Six Germans are arrested for spectacular €100million Dresden museum heist that saw more than a dozen diamond-encrusted artefacts stolen
- Six German men aged 22-27 have been arrested in connection with 2019 heist
- Thieves stole jewellery worth around £97,650,000 from the Green Vault Museum
- Items included a 49-carat diamond and diamond-encrusted sword hilt
- The men are accused of aggravated gang robbery and aggravated arson
- Police are still searching for the stolen goods
German prosecutors have arrested six men over a spectacular 2019 heist which saw more than a dozen diamond-encrusted artefacts worth more than €100 million were snatched from a state museum.
The suspects, all German nationals aged between 22 and 27, are accused of aggravated gang robbery and aggravated arson.
Two of the men had previously been convicted for stealing in 2017 a 100-kilogramme (220-pound) gold coin from Berlin’s Bode Museum – another robbery that shook up Germany.
Armed with a loaded revolver and an automatic-loading gun with a silencer, the men allegedly broke into the Green Vault museum in Dresden in the early hours of November 25, 2019, making away with 21 pieces of jewellery encrusted with more than 4,300 diamonds.
The stolen items included a sword (left) whose hilt is encrusted with nine large and 770 smaller diamonds, and a epaulette (right) which contains the famous 49-carat Dresden White diamond
Armed with a loaded revolver and an automatic-loading gun with a silencer, the men allegedly broke into the Green Vault museum in Dresden in the early hours of November 25, 2019, making away with 21 pieces of jewellery encrusted with more than 4,300 diamonds
The insured value of the pieces reached 113.8 million euros (£97,650,000), said prosecutors in a statement.
None of the stolen items have been recovered.
The suspects are believed to have started a fire to cut off the power supply for street lighting around the museum just before the burglary.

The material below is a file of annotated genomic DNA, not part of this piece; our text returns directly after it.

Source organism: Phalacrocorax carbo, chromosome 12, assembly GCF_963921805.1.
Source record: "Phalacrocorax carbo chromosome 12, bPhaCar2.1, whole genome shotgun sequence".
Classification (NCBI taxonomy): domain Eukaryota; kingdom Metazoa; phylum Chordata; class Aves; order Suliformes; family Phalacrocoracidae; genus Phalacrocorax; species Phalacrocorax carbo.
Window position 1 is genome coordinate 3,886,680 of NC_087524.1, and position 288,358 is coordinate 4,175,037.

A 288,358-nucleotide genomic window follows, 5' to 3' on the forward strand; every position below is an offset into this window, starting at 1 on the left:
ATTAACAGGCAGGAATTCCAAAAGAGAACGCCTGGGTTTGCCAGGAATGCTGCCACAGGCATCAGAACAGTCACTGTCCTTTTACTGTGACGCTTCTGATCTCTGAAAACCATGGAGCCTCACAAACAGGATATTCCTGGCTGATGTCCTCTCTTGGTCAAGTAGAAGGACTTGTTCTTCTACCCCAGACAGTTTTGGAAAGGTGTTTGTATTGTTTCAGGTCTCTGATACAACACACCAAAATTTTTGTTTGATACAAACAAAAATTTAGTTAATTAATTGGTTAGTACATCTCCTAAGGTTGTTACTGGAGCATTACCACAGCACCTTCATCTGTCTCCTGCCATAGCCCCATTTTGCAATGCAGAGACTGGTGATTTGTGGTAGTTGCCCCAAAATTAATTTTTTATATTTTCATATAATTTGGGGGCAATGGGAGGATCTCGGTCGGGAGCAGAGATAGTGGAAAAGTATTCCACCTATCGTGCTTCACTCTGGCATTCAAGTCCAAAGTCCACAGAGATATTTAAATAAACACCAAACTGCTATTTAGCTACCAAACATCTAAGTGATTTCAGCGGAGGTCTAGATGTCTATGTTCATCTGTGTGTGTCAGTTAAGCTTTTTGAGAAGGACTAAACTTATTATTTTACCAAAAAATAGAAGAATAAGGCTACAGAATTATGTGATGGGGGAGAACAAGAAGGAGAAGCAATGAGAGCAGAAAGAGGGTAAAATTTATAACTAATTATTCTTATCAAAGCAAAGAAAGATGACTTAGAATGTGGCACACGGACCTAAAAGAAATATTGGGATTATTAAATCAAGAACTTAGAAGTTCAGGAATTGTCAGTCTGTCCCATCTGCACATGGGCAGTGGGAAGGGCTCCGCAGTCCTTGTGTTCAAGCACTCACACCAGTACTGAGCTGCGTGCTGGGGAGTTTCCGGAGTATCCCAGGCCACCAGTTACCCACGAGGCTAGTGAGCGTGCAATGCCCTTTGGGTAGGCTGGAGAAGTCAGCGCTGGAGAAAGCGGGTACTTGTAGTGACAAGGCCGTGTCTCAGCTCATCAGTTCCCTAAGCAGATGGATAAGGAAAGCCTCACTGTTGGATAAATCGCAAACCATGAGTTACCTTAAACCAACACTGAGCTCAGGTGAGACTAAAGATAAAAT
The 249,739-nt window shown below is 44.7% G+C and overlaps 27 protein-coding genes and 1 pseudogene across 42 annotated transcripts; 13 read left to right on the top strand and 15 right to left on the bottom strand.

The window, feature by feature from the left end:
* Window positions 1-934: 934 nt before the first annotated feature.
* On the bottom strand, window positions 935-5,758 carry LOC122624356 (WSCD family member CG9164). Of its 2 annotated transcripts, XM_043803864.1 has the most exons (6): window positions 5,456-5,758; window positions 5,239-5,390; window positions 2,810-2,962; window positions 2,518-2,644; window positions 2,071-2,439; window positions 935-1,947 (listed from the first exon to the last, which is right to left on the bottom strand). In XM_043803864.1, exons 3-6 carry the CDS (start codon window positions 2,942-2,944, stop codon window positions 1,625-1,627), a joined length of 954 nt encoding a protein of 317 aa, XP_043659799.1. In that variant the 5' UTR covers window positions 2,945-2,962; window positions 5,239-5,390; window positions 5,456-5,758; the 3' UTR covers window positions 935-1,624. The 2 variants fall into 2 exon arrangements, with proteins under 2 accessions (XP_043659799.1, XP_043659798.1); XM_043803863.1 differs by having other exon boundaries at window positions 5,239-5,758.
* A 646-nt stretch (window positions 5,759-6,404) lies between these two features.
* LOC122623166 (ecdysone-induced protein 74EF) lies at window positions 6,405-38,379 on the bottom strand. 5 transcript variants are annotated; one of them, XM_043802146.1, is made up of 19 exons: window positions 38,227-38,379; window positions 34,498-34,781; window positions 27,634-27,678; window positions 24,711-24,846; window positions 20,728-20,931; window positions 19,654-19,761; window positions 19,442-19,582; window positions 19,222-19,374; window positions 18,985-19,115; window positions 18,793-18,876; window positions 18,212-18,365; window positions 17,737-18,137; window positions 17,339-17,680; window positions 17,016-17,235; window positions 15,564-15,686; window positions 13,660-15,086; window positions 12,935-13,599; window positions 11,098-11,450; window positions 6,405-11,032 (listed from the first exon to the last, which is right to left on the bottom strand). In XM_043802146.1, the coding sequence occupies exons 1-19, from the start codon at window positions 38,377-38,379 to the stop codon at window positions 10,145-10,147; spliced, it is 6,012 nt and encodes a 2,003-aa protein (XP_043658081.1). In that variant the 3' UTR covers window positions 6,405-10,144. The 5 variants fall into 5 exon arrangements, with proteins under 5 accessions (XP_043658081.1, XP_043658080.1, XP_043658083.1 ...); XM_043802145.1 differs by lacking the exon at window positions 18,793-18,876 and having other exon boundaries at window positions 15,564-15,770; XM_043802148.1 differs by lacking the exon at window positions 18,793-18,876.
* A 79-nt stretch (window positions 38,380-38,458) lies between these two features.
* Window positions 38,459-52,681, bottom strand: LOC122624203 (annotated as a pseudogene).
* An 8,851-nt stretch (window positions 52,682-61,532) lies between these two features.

And as they were making their getaway to Berlin, they allegedly set fire to an Audi S6 in an underground carpark, leaving a total of 61 vehicles damaged.
The property damages are estimated at more than a million euros.
Investigators are still searching for the stolen objects, added the prosecutors.
Dresden’s Royal Palace, which runs the museum, had said the items taken were priceless 18th-century jewellery and other valuables from the collection of the Saxon ruler August the Strong.
They included a sword whose hilt is encrusted with nine large and 770 smaller diamonds, and an epaulette which contains the famous 49-carat Dresden white diamond, Dresden’s Royal Palace said.
Prosecutors have not named the suspects in accordance with German privacy laws.
But during their manhunt, police had confirmed the suspects were members of the so-called ‘Remmo clan’, a family of Arab origin notorious for ties to organised crime.
In recent years, such ‘clans’ of primarily Middle Eastern origin have become a particular focus for police in Berlin.
At a separate trial in Berlin on Thursday, another member of the Remmo family confessed to the robbery of an armoured money carrier in the German capital.
Together with four other suspects, Muhamed Remmo, 31, had dressed up as a trash collector for the heist outside a bank branch in western Berlin’s shopping avenue Kurfuerstendamm.
He threatened security guards with a blank pistol and sprayed teargas at them while his accomplices loaded their getaway car with more than 600,000 euros in cash.